However, that will be a challenge to confront in the future, once the Great Recession (as pronounced by the International Monetary Fund) is over in 3 to 5 years time.

At present Australia and the world have to contemplate and prepare contingency plans for the evolving market circumstances of both China and Japan which are walking a very high tightrope between deflation and increased inflation. It may be difficult for many people under 40 years of age to appreciate the consequences and ramifications of inflation, deflation and the insidious stagnation scenarios.

Western Australian entrepreneur, investor and creative thinker John Wood has been a strong supporter of investments in gold bullion.

His advocacy could rightly be expanded to include gold producing, income positive gold mining companies. Several respected international analysts have projected gold bullion to be worth up to $3,500 (US) per ounce within 3 years.

Care should be taken in all investment decisions and professional advice sought from qualified and experienced financial advisors.

However, I have not heard nor expect to hear the term “toxic asset” applied to gold bullion.

 

CUT IT OUT

The current tendency for widespread cuts in business is possibly understandable, but often misguided.

In isolation little will be achieved in the intermediate to longer term with arbitrary cuts in staff numbers, inventory levels, product/service mixes, prices, advertising and promotional activities.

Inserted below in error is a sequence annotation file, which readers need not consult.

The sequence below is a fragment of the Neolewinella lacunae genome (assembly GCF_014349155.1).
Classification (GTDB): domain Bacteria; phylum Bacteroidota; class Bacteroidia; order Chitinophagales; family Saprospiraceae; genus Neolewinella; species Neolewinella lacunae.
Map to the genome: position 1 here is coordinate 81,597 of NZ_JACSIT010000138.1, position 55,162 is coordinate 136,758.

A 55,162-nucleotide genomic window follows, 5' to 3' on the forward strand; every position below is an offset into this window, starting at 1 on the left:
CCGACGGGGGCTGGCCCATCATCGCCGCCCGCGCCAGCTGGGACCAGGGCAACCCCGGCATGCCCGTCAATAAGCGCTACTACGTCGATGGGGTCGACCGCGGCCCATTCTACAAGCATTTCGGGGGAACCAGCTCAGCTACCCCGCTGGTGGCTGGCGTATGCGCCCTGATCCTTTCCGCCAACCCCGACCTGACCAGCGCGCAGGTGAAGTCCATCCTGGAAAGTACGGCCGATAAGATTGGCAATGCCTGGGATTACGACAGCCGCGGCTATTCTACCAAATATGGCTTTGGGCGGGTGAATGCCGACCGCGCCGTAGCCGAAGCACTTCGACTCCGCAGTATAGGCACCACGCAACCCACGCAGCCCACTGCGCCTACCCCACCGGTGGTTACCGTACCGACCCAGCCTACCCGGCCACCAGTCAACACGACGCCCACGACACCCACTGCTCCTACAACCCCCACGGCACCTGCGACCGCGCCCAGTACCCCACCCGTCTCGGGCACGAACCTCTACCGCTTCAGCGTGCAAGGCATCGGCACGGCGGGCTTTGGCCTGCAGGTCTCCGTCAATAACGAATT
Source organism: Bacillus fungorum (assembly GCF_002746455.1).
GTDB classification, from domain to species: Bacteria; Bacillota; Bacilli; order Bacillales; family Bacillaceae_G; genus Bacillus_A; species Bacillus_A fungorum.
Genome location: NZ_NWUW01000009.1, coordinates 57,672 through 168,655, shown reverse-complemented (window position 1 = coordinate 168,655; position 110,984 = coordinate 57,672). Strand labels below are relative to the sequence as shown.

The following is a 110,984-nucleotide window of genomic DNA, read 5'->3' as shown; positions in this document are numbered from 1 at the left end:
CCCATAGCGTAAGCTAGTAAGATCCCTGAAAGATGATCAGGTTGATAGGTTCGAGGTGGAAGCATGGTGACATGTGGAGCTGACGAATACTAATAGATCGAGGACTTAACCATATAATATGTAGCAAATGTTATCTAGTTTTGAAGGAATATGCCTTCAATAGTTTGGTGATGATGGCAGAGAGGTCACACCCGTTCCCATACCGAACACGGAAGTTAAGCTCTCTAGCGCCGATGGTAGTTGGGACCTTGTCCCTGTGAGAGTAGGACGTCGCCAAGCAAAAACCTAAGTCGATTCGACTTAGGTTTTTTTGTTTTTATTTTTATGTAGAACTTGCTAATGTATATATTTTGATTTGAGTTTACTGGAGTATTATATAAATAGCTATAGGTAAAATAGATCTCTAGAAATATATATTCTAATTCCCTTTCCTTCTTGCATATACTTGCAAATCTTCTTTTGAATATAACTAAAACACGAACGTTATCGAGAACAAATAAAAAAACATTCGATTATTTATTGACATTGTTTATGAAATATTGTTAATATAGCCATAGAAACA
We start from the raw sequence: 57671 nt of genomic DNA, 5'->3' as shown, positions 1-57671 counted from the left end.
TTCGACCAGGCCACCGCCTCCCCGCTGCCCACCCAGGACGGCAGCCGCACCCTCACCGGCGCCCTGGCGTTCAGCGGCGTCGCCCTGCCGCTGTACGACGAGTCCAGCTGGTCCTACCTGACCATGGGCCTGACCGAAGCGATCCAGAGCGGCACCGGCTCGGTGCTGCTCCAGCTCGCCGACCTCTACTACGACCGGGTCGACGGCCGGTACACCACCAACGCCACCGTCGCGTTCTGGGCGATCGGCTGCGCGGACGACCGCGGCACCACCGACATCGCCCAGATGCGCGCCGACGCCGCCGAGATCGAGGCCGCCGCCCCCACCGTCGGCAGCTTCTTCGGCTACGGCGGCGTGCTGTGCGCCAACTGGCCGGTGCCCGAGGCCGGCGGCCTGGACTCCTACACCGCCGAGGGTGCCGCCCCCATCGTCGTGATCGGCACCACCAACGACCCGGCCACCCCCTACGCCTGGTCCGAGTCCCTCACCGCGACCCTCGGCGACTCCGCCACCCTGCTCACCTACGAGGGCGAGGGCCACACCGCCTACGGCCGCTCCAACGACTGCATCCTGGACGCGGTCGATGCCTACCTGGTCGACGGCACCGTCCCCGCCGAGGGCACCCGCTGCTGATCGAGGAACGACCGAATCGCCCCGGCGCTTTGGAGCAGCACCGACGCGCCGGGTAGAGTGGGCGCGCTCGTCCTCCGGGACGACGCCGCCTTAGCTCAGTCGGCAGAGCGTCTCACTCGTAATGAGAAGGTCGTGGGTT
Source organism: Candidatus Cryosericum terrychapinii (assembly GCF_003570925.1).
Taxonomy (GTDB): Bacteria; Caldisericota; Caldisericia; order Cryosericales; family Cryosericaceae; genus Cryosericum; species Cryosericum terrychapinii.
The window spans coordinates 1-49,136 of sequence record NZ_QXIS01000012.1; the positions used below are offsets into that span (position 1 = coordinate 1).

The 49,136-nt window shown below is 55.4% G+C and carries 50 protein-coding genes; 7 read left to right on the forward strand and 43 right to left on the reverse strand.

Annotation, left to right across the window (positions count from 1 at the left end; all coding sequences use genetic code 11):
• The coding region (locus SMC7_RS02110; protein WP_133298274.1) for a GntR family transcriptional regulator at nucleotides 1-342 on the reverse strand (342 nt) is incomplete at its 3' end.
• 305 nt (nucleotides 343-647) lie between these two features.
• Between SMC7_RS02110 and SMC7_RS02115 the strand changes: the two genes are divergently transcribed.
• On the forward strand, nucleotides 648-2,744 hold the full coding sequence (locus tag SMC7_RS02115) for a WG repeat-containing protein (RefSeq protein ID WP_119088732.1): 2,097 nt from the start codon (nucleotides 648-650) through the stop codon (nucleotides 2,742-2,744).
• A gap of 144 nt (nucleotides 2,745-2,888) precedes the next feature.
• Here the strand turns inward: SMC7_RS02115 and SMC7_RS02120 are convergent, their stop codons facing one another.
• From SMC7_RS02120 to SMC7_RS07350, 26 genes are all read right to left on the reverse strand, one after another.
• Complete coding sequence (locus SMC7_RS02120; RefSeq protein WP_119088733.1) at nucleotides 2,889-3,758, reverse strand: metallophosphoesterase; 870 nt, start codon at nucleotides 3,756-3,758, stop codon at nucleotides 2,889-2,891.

Sadly, all too often the baby is thrown out with the  bathwater!

During the past six months we at Marketing Focus have been involved with management teams in assessing overall performance levels.

With a typical contrarian perspective, I have promoted the prospects for and possible consequences of changes in staff members, training of staff members and rewarding good high achieving staff members, rather than cuts.

The same framework is applied to inventory, product ranges, prices, advertising and promotional.

The logic is simple.  Reducing the amount of poor and inappropriate advertising, achieves little or nothing.  The issue is often not the volume or value of the advertising but rather the content, the offer and the media which is utilised.  A change for the better is needed rather than cuts.

Introduction of image, emotion, value, fun, humour and a sense of urgency can and will enhance the impact, benefits, advantages and relevance of advertising.

Reductions in inventory can readily result in a narrower choice of preferred products, with obsolete, unattractive and undesirable stock items taking up valuable space and incurring high holding costs. Changes in the composition of the inventory offers new and better scope for continued success.

A stable, consistent and positive presence in the marketplace promotes confidence and points of appeal.